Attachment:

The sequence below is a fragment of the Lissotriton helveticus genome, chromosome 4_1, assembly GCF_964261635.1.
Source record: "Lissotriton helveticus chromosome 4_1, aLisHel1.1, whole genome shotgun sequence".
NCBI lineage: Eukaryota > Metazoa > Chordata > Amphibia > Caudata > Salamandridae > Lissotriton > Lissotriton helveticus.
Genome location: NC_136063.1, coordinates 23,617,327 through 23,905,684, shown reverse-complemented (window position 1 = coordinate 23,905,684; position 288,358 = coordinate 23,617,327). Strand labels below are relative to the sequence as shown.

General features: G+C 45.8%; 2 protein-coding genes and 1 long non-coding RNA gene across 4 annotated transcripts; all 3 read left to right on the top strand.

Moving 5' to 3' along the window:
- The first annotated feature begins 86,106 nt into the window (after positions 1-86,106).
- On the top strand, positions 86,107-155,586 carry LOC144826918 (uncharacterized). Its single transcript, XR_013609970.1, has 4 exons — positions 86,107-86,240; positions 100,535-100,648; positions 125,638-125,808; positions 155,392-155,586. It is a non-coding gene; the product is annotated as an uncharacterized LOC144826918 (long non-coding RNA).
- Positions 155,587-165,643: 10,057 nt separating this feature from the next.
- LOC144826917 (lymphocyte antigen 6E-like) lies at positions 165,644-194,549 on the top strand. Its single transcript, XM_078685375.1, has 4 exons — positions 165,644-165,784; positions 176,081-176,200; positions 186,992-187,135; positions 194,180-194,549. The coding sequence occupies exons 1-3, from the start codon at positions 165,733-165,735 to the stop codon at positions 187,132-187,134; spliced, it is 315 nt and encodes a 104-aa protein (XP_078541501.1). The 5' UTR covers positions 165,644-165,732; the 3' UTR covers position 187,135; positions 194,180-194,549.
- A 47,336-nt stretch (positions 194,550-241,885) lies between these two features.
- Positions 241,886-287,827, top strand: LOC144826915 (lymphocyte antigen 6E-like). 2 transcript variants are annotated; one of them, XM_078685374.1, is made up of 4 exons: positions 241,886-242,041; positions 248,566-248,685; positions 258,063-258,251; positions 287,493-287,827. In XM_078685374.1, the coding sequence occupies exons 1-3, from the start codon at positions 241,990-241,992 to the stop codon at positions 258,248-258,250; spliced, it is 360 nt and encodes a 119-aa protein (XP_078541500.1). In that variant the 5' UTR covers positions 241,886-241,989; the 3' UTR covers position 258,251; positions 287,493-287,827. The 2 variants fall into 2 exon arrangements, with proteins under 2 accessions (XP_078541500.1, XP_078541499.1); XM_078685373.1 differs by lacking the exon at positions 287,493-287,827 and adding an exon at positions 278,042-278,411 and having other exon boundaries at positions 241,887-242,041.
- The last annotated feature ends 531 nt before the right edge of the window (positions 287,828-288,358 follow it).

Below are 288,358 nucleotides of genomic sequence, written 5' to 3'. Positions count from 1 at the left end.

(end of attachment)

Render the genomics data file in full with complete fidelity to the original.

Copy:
The sequence below is a fragment of the Lissotriton helveticus genome, chromosome 4_1, assembly GCF_964261635.1.
Source record: "Lissotriton helveticus chromosome 4_1, aLisHel1.1, whole genome shotgun sequence".
NCBI lineage: Eukaryota > Metazoa > Chordata > Amphibia > Caudata > Salamandridae > Lissotriton > Lissotriton helveticus.
Genome location: NC_136063.1, coordinates 23,617,327 through 23,905,684, shown reverse-complemented (window position 1 = coordinate 23,905,684; position 288,358 = coordinate 23,617,327). Strand labels below are relative to the sequence as shown.

General features: G+C 45.8%; 2 protein-coding genes and 1 long non-coding RNA gene across 4 annotated transcripts; all 3 read left to right on the top strand.

Moving 5' to 3' along the window:
- The first annotated feature begins 86,106 nt into the window (after positions 1-86,106).
- On the top strand, positions 86,107-155,586 carry LOC144826918 (uncharacterized). Its single transcript, XR_013609970.1, has 4 exons — positions 86,107-86,240; positions 100,535-100,648; positions 125,638-125,808; positions 155,392-155,586. It is a non-coding gene; the product is annotated as an uncharacterized LOC144826918 (long non-coding RNA).
- Positions 155,587-165,643: 10,057 nt separating this feature from the next.
- LOC144826917 (lymphocyte antigen 6E-like) lies at positions 165,644-194,549 on the top strand. Its single transcript, XM_078685375.1, has 4 exons — positions 165,644-165,784; positions 176,081-176,200; positions 186,992-187,135; positions 194,180-194,549. The coding sequence occupies exons 1-3, from the start codon at positions 165,733-165,735 to the stop codon at positions 187,132-187,134; spliced, it is 315 nt and encodes a 104-aa protein (XP_078541501.1). The 5' UTR covers positions 165,644-165,732; the 3' UTR covers position 187,135; positions 194,180-194,549.
- A 47,336-nt stretch (positions 194,550-241,885) lies between these two features.
- Positions 241,886-287,827, top strand: LOC144826915 (lymphocyte antigen 6E-like). 2 transcript variants are annotated; one of them, XM_078685374.1, is made up of 4 exons: positions 241,886-242,041; positions 248,566-248,685; positions 258,063-258,251; positions 287,493-287,827. In XM_078685374.1, the coding sequence occupies exons 1-3, from the start codon at positions 241,990-241,992 to the stop codon at positions 258,248-258,250; spliced, it is 360 nt and encodes a 119-aa protein (XP_078541500.1). In that variant the 5' UTR covers positions 241,886-241,989; the 3' UTR covers position 258,251; positions 287,493-287,827. The 2 variants fall into 2 exon arrangements, with proteins under 2 accessions (XP_078541500.1, XP_078541499.1); XM_078685373.1 differs by lacking the exon at positions 287,493-287,827 and adding an exon at positions 278,042-278,411 and having other exon boundaries at positions 241,887-242,041.
- The last annotated feature ends 531 nt before the right edge of the window (positions 287,828-288,358 follow it).

Below are 288,358 nucleotides of genomic sequence, written 5' to 3'. Positions count from 1 at the left end.